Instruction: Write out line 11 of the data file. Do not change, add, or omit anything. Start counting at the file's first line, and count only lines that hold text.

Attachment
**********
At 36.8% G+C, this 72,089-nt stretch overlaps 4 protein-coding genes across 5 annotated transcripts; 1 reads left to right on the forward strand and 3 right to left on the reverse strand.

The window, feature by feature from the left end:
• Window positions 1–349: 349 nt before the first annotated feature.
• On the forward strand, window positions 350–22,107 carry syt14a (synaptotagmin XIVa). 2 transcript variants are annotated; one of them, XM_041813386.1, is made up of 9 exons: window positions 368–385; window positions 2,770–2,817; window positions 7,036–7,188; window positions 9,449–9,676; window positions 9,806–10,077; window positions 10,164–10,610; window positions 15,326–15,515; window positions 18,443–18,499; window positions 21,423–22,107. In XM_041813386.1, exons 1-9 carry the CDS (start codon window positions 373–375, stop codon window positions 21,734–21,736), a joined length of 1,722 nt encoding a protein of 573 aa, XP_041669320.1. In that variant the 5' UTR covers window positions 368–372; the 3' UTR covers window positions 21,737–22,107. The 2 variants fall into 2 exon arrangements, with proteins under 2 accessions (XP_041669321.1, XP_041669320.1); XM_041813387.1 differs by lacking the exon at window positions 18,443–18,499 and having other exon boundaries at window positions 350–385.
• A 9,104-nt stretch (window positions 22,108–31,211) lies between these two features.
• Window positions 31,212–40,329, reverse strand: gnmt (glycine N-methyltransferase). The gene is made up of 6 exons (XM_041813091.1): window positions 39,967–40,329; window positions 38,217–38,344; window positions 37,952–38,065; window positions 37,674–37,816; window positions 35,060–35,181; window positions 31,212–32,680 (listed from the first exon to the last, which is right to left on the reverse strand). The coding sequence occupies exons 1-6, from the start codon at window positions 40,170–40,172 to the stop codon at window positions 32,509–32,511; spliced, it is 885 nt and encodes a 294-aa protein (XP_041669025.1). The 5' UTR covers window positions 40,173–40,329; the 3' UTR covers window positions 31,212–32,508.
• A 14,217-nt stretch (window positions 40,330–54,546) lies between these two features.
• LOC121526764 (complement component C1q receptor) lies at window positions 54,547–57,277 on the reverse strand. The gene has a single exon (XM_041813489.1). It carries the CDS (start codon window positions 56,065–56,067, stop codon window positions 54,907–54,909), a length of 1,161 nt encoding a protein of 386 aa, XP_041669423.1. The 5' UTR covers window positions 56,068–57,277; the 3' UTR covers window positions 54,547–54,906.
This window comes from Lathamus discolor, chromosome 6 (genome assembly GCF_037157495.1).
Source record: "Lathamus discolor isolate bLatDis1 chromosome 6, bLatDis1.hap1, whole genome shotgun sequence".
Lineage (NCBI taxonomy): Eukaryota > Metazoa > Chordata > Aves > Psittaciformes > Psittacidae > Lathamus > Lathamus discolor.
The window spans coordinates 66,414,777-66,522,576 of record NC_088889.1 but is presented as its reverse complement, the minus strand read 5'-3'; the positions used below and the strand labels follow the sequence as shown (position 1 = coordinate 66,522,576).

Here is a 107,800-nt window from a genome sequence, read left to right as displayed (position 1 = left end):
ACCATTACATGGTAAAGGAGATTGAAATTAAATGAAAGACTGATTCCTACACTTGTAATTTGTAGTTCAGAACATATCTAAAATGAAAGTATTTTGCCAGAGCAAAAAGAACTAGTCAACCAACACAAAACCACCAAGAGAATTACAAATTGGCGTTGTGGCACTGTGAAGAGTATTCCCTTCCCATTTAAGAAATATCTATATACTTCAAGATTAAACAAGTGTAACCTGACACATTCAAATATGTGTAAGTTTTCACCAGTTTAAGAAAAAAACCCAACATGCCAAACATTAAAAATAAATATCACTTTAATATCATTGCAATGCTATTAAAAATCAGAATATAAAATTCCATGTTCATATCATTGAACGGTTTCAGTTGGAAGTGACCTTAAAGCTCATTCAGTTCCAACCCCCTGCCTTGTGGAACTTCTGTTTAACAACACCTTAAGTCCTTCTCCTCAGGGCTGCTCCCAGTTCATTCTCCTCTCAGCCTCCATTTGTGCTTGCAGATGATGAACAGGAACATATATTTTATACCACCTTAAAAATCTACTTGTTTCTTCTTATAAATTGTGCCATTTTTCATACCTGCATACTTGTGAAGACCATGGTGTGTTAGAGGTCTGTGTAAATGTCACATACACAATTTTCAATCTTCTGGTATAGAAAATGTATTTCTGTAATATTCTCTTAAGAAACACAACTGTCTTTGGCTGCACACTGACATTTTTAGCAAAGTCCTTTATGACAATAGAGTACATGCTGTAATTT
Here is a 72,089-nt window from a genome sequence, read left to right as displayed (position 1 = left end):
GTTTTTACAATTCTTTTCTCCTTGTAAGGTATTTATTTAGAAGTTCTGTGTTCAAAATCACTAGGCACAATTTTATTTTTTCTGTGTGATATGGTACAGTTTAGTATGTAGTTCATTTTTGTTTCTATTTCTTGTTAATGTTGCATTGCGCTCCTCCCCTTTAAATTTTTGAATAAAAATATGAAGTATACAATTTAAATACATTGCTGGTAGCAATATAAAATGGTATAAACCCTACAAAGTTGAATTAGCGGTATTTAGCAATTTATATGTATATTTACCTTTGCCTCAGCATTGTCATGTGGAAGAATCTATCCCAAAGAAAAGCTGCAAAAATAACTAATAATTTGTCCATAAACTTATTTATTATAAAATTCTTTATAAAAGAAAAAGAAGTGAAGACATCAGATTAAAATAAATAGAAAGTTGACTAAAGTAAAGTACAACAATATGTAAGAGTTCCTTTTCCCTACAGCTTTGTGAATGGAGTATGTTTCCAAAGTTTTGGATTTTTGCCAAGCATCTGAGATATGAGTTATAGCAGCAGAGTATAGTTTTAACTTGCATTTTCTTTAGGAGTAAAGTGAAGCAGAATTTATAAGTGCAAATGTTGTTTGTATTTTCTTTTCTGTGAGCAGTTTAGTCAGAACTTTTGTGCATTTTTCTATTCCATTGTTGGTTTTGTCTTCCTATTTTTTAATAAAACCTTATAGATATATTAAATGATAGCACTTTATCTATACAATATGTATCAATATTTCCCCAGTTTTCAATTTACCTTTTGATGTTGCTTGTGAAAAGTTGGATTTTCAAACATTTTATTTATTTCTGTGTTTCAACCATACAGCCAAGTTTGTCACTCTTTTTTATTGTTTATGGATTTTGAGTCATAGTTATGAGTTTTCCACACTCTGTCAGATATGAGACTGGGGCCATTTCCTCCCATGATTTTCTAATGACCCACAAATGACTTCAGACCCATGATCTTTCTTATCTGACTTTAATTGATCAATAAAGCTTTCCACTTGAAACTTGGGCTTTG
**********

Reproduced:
Lineage (NCBI taxonomy): Eukaryota > Metazoa > Chordata > Aves > Psittaciformes > Psittacidae > Lathamus > Lathamus discolor.